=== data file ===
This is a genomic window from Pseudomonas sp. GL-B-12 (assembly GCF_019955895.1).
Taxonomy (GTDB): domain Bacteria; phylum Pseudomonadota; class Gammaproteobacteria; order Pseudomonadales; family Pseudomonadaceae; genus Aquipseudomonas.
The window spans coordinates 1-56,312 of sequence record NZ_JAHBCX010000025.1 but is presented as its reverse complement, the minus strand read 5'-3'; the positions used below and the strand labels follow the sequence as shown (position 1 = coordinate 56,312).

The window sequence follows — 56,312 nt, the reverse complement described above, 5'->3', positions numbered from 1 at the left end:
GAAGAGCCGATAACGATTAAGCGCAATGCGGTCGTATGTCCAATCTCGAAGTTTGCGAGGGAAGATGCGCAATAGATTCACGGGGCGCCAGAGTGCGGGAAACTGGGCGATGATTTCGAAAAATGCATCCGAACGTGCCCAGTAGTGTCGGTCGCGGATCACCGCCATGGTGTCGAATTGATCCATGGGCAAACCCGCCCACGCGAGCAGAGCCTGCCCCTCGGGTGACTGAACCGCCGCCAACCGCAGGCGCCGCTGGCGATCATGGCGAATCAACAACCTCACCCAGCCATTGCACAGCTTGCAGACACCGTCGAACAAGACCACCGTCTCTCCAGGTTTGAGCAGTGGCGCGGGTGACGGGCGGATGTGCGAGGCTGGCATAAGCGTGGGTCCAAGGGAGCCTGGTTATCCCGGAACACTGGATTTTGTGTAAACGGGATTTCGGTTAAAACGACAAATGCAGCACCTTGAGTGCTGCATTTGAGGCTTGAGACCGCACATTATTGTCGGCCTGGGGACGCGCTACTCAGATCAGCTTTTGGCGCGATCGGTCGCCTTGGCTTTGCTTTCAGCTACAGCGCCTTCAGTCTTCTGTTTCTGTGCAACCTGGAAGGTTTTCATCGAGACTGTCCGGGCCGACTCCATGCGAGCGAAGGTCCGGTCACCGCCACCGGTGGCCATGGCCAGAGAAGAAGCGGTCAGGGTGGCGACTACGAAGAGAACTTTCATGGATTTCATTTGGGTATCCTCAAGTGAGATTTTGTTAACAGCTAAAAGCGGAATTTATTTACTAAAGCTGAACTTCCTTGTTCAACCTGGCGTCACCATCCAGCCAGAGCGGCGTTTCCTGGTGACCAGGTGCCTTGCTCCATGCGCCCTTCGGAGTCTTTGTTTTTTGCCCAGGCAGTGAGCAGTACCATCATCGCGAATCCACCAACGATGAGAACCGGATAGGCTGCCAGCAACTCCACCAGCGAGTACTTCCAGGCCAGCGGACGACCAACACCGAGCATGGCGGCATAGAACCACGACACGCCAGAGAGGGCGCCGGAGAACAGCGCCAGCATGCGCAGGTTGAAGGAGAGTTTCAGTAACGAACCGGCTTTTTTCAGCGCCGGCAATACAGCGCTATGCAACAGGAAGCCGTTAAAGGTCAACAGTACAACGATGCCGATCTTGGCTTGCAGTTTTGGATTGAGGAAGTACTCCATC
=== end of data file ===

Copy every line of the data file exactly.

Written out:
This is a genomic window from Pseudomonas sp. GL-B-12 (assembly GCF_019955895.1).
Taxonomy (GTDB): domain Bacteria; phylum Pseudomonadota; class Gammaproteobacteria; order Pseudomonadales; family Pseudomonadaceae; genus Aquipseudomonas.
The window spans coordinates 1-56,312 of sequence record NZ_JAHBCX010000025.1 but is presented as its reverse complement, the minus strand read 5'-3'; the positions used below and the strand labels follow the sequence as shown (position 1 = coordinate 56,312).

The window sequence follows — 56,312 nt, the reverse complement described above, 5'->3', positions numbered from 1 at the left end:
GAAGAGCCGATAACGATTAAGCGCAATGCGGTCGTATGTCCAATCTCGAAGTTTGCGAGGGAAGATGCGCAATAGATTCACGGGGCGCCAGAGTGCGGGAAACTGGGCGATGATTTCGAAAAATGCATCCGAACGTGCCCAGTAGTGTCGGTCGCGGATCACCGCCATGGTGTCGAATTGATCCATGGGCAAACCCGCCCACGCGAGCAGAGCCTGCCCCTCGGGTGACTGAACCGCCGCCAACCGCAGGCGCCGCTGGCGATCATGGCGAATCAACAACCTCACCCAGCCATTGCACAGCTTGCAGACACCGTCGAACAAGACCACCGTCTCTCCAGGTTTGAGCAGTGGCGCGGGTGACGGGCGGATGTGCGAGGCTGGCATAAGCGTGGGTCCAAGGGAGCCTGGTTATCCCGGAACACTGGATTTTGTGTAAACGGGATTTCGGTTAAAACGACAAATGCAGCACCTTGAGTGCTGCATTTGAGGCTTGAGACCGCACATTATTGTCGGCCTGGGGACGCGCTACTCAGATCAGCTTTTGGCGCGATCGGTCGCCTTGGCTTTGCTTTCAGCTACAGCGCCTTCAGTCTTCTGTTTCTGTGCAACCTGGAAGGTTTTCATCGAGACTGTCCGGGCCGACTCCATGCGAGCGAAGGTCCGGTCACCGCCACCGGTGGCCATGGCCAGAGAAGAAGCGGTCAGGGTGGCGACTACGAAGAGAACTTTCATGGATTTCATTTGGGTATCCTCAAGTGAGATTTTGTTAACAGCTAAAAGCGGAATTTATTTACTAAAGCTGAACTTCCTTGTTCAACCTGGCGTCACCATCCAGCCAGAGCGGCGTTTCCTGGTGACCAGGTGCCTTGCTCCATGCGCCCTTCGGAGTCTTTGTTTTTTGCCCAGGCAGTGAGCAGTACCATCATCGCGAATCCACCAACGATGAGAACCGGATAGGCTGCCAGCAACTCCACCAGCGAGTACTTCCAGGCCAGCGGACGACCAACACCGAGCATGGCGGCATAGAACCACGACACGCCAGAGAGGGCGCCGGAGAACAGCGCCAGCATGCGCAGGTTGAAGGAGAGTTTCAGTAACGAACCGGCTTTTTTCAGCGCCGGCAATACAGCGCTATGCAACAGGAAGCCGTTAAAGGTCAACAGTACAACGATGCCGATCTTGGCTTGCAGTTTTGGATTGAGGAAGTACTCCATC